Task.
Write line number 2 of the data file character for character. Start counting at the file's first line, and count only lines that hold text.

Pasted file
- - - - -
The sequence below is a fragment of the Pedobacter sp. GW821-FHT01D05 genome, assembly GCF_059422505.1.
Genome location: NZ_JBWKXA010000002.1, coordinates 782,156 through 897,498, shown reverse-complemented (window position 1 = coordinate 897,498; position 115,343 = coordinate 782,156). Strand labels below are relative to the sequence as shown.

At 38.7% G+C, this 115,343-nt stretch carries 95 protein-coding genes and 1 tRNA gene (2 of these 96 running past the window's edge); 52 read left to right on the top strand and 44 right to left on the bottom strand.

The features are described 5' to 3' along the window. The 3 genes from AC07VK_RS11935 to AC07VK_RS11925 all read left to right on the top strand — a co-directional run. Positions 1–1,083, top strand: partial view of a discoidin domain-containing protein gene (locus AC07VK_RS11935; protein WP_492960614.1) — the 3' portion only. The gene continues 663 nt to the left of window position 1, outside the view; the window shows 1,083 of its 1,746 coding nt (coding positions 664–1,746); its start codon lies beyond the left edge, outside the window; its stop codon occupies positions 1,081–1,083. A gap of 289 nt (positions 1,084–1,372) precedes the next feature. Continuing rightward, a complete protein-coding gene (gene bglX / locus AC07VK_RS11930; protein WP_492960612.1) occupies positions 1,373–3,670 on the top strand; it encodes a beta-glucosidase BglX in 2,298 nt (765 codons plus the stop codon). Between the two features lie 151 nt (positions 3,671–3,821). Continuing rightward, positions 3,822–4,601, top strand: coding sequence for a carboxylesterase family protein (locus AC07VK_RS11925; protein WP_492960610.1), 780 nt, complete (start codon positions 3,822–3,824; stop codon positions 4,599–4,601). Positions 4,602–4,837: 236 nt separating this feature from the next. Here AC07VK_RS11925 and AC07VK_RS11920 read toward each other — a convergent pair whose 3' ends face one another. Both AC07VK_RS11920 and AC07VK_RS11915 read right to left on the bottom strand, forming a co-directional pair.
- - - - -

Genome location: NZ_JBWKXA010000002.1, coordinates 782,156 through 897,498, shown reverse-complemented (window position 1 = coordinate 897,498; position 115,343 = coordinate 782,156). Strand labels below are relative to the sequence as shown.